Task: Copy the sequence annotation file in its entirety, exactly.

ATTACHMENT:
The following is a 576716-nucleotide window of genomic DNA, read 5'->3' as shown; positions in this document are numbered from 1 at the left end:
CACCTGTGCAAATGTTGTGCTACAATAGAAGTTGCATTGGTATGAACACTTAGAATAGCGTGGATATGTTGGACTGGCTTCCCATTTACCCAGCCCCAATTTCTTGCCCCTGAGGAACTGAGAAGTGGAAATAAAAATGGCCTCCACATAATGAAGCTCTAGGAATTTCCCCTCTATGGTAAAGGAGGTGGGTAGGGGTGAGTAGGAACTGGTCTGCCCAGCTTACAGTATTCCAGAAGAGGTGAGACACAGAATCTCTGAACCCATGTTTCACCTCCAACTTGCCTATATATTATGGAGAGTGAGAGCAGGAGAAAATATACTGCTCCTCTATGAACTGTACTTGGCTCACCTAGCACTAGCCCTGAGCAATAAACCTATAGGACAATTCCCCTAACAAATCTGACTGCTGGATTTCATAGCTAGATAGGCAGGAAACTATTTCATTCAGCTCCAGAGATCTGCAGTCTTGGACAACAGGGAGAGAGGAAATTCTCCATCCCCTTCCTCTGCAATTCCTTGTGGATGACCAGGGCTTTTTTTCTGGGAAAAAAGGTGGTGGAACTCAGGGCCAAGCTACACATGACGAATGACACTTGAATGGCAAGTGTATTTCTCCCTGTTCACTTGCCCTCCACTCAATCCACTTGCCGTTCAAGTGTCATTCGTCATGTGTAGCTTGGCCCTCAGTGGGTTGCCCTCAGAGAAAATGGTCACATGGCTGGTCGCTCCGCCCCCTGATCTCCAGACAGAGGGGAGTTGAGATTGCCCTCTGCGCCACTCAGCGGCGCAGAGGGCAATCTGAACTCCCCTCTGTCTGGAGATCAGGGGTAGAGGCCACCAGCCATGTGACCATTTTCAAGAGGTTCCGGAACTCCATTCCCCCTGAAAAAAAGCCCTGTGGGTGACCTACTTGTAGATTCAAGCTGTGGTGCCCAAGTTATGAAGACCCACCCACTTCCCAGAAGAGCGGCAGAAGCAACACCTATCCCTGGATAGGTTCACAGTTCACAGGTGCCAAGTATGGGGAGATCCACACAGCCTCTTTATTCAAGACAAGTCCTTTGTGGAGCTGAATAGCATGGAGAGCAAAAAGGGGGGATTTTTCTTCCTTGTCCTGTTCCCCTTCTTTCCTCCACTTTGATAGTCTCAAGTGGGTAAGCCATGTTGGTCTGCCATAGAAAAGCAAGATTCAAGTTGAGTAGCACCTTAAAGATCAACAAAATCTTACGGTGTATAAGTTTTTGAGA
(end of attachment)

The following is a 576716-nucleotide window of genomic DNA, read 5'->3' as shown; positions in this document are numbered from 1 at the left end:
CACCTGTGCAAATGTTGTGCTACAATAGAAGTTGCATTGGTATGAACACTTAGAATAGCGTGGATATGTTGGACTGGCTTCCCATTTACCCAGCCCCAATTTCTTGCCCCTGAGGAACTGAGAAGTGGAAATAAAAATGGCCTCCACATAATGAAGCTCTAGGAATTTCCCCTCTATGGTAAAGGAGGTGGGTAGGGGTGAGTAGGAACTGGTCTGCCCAGCTTACAGTATTCCAGAAGAGGTGAGACACAGAATCTCTGAACCCATGTTTCACCTCCAACTTGCCTATATATTATGGAGAGTGAGAGCAGGAGAAAATATACTGCTCCTCTATGAACTGTACTTGGCTCACCTAGCACTAGCCCTGAGCAATAAACCTATAGGACAATTCCCCTAACAAATCTGACTGCTGGATTTCATAGCTAGATAGGCAGGAAACTATTTCATTCAGCTCCAGAGATCTGCAGTCTTGGACAACAGGGAGAGAGGAAATTCTCCATCCCCTTCCTCTGCAATTCCTTGTGGATGACCAGGGCTTTTTTTCTGGGAAAAAAGGTGGTGGAACTCAGGGCCAAGCTACACATGACGAATGACACTTGAATGGCAAGTGTATTTCTCCCTGTTCACTTGCCCTCCACTCAATCCACTTGCCGTTCAAGTGTCATTCGTCATGTGTAGCTTGGCCCTCAGTGGGTTGCCCTCAGAGAAAATGGTCACATGGCTGGTCGCTCCGCCCCCTGATCTCCAGACAGAGGGGAGTTGAGATTGCCCTCTGCGCCACTCAGCGGCGCAGAGGGCAATCTGAACTCCCCTCTGTCTGGAGATCAGGGGTAGAGGCCACCAGCCATGTGACCATTTTCAAGAGGTTCCGGAACTCCATTCCCCCTGAAAAAAAGCCCTGTGGGTGACCTACTTGTAGATTCAAGCTGTGGTGCCCAAGTTATGAAGACCCACCCACTTCCCAGAAGAGCGGCAGAAGCAACACCTATCCCTGGATAGGTTCACAGTTCACAGGTGCCAAGTATGGGGAGATCCACACAGCCTCTTTATTCAAGACAAGTCCTTTGTGGAGCTGAATAGCATGGAGAGCAAAAAGGGGGGATTTTTCTTCCTTGTCCTGTTCCCCTTCTTTCCTCCACTTTGATAGTCTCAAGTGGGTAAGCCATGTTGGTCTGCCATAGAAAAGCAAGATTCAAGTTGAGTAGCACCTTAAAGATCAACAAAATCTTACGGTGTATAAGTTTTTGAGA